PEORIA, Ill. – U.S. District Judge James E. Shadid Thursday sentenced Brendt Christensen, 30, to serve the rest of his life in prison with no possibility for release for the June 9, 2017, kidnapping and murder of Chinese student Yingying Zhang. Judge Shadid imposed the mandatory life sentence this afternoon after the jury in the case was unable to reach a decision regarding the sentence.
On June 24, 2019, the same jury deliberated approximately 90 minutes before returning guilty verdicts against Christensen for the charge of kidnapping resulting in death and two counts of making false statements to FBI agents. Jurors began hearing evidence in the case on June 12. The sentencing phase of the trial began on July 8, 2019. After deliberating approximately nine hours yesterday and today, the jury advised the court that they were unable to reach a decision regarding sentencing.
Assistant Attorney General Brian A. Benczkowski of the Justice Department’s Criminal Division; FBI Special Agent in Charge Sean M. Cox, Springfield Division; and, University of Illinois Chief of Police Craig A. Stone join U.S. Attorney Milhiser in making today’s announcement.
“Tragically, a young woman’s life was cut short by the evil crimes perpetrated in this case,” said Assistant Attorney General Benczkowski. “The Department of Justice insisted on holding the defendant accountable to the fullest extent of the law, and hopes that today’s outcome delivers some measure of justice for Yingying Zhang and her family.”
“Our thoughts and prayers remain with the family and friends of Yingying Zhang who have suffered a tragic loss under unimaginable circumstances,” said U.S. Attorney Milhiser. “I would like to recognize the coordinated work of law enforcement and the incredible strength and resolve shown by Yingying’s family throughout the investigation and in their continued presence at trial to bring this brutal killer to justice.”
“Today justice has been served and the defendant in this case will be held responsible for his actions and this horrific crime; a crime which he planned and then carried out without regard for the victim. I would like to thank our law enforcement partners for their tireless efforts and dedication,” said Sean M. Cox, Special Agent in Charge, FBI Springfield Division. “Although the verdict and sentencing of the defendant will not lessen the pain of Yingying Zhang’s family, it is my sincere hope that it provides some closure to her loved ones.”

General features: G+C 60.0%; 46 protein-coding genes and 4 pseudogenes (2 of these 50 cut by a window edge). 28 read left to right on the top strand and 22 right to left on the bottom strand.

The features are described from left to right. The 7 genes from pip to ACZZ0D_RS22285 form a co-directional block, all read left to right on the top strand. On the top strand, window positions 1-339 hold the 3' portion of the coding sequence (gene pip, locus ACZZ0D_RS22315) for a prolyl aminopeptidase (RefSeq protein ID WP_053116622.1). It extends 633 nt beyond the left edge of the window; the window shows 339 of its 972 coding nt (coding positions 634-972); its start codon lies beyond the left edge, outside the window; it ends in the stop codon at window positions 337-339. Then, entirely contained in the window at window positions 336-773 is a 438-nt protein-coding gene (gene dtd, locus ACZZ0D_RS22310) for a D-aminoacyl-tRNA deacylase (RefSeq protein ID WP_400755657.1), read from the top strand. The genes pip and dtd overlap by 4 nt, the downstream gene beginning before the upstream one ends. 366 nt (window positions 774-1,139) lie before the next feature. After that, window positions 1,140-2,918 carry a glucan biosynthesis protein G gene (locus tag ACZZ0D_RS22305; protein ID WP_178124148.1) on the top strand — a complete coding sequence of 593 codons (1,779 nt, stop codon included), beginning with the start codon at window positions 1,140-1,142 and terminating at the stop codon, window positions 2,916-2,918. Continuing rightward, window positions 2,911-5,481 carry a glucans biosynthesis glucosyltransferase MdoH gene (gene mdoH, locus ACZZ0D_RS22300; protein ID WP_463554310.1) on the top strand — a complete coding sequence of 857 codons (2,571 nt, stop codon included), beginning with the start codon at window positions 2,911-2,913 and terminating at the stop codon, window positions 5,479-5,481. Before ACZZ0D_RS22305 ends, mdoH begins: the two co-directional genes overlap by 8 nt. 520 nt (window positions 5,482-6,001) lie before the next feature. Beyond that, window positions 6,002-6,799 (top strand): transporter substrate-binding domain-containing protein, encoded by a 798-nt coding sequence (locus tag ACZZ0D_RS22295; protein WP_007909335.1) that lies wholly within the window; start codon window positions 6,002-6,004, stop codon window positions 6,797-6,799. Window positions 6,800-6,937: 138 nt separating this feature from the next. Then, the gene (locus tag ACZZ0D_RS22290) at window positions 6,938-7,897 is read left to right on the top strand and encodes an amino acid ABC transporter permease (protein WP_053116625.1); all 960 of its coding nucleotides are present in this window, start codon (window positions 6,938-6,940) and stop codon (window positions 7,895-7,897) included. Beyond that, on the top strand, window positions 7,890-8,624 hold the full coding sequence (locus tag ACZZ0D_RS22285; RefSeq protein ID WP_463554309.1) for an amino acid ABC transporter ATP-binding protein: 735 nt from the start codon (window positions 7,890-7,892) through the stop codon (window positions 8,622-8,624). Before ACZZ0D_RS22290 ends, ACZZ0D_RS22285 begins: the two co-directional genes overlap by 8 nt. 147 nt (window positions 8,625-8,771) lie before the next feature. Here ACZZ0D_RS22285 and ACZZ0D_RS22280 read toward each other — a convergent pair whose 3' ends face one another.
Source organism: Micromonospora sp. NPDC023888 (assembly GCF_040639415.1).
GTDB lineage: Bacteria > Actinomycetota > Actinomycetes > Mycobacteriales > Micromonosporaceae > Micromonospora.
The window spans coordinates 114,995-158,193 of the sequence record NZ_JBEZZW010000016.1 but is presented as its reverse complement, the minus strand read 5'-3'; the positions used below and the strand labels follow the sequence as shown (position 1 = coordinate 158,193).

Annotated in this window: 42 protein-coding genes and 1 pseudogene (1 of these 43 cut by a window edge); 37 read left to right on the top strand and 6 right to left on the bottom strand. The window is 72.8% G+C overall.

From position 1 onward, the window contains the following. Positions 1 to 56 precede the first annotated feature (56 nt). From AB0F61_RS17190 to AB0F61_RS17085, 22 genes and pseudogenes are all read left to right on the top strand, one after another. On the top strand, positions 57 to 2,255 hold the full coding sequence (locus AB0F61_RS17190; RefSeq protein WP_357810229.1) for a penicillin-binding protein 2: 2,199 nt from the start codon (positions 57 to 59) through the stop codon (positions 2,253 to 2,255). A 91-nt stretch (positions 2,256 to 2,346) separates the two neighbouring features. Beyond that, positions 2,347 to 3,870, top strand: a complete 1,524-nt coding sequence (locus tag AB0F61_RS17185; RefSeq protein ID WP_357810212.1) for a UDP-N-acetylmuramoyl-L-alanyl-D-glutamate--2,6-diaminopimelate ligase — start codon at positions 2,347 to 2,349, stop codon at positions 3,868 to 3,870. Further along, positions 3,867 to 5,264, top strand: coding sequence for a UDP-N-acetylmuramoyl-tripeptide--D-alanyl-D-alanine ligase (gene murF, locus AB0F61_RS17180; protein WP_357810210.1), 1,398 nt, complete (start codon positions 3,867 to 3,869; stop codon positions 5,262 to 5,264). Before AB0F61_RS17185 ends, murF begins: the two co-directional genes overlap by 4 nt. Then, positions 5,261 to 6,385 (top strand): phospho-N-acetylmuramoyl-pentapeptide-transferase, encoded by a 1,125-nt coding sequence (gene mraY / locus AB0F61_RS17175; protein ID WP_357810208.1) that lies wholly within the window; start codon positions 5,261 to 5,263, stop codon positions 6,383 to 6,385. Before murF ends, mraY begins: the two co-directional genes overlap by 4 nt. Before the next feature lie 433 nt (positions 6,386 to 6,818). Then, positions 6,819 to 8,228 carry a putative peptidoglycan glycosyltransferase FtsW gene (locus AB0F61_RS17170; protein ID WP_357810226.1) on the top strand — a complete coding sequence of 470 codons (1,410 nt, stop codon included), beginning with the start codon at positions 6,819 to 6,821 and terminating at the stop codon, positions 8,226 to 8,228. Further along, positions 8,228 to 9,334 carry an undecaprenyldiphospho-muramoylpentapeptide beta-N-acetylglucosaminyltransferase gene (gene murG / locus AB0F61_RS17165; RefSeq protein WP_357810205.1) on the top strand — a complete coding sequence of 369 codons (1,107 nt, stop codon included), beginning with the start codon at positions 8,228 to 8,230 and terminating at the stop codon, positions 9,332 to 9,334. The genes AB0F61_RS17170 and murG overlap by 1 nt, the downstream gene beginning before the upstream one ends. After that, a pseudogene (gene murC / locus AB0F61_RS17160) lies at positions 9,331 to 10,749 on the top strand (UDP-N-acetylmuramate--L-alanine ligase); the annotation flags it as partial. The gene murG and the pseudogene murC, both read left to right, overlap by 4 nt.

“We hope that the conclusion of this trial and sentencing can help to begin the healing process for Ms. Zhang’s family and loved ones, as well as the many others who have been affected by this tragedy,” said University of Illinois Police Chief Craig Stone. “The strength of our campus community has been evident since the beginning, and I am grateful to all those who worked together in this investigation and were determined to bring closure to this case.”
Evidence was presented during the trial that the victim, Yingying Zhang, 26, had come to the U.S. as a visiting scholar in April 2017, to begin post-graduate research work at the University of Illinois, Champaign-Urbana campus. Zhang disappeared on June 9, 2017, as she was on her way to an appointment to sign an apartment lease. She was reported missing later that day when her colleagues tried to reach her and she did not respond.
Security camera footage of a bus stop taken on June 9, shows Zhang entered a car, which investigators determined belonged to Christensen, after Zhang had texted the apartment manager that she was running late for her afternoon appointment. A witness also testified that on the morning of June 9, she was approached by a man she later identified as Christensen, who posed as a police officer and asked her to get into his car to answer questions. The woman did not enter the car and contacted law enforcement to report the incident.
Investigators contacted area owners of the type of car, a black Saturn Astra, captured by the security camera at the bus stop. As investigators studied the video, they discovered a noticeable irregularity on the hubcap of the front passenger tire that matched the vehicle owned by Christensen.
When Christensen was questioned about his activity on June 9, 2017, he made false statements to FBI agents on two occasions, on June 12 and again on June 15. During a vigil walk held on June 29, to raise awareness in the search for Zhang, Christensen attended the walk and described how he had killed Zhang to his then-girlfriend, who recorded the conversation. He said in the recording, “She’s never going to be found. … She’s gone forever.”
Christensen’s account included details of the crime which were corroborated by evidence including that recovered by law enforcement who executed a search warrant of his apartment on June 30, 2017, the same day Christensen was arrested and charged.
Prosecutors say the killer beat his victim to death at his apartment, beheaded her and took her body to an unknown place in a duffel bag.
The AP reported: Zhang’s father, Ronggao Zhang , begged for that information again Thursday after jurors couldn’t agree on imposing the death penalty. “If you have any humanity left in your soul, please end our torment,” he said through a translator outside court.
Christensen had an opportunity to divulge where the remains were during his sentencing Thursday, with nothing to lose, after he received a mandatory prison sentence of life without the possibility of parole.
But when the U.S. District Judge James Shadid asked Christensen if he wanted to make a statement, he responded, “No, thank you.”
With his background in science, he would have been more capable than most of destroying remains.
Evidence at his trial included a scientific article Christensen downloaded before the killing called, “Beyond the Grave — Understanding Human Decomposition.” It provides detailed explanations of how bacteria, moisture and other factors can speed up decomposition.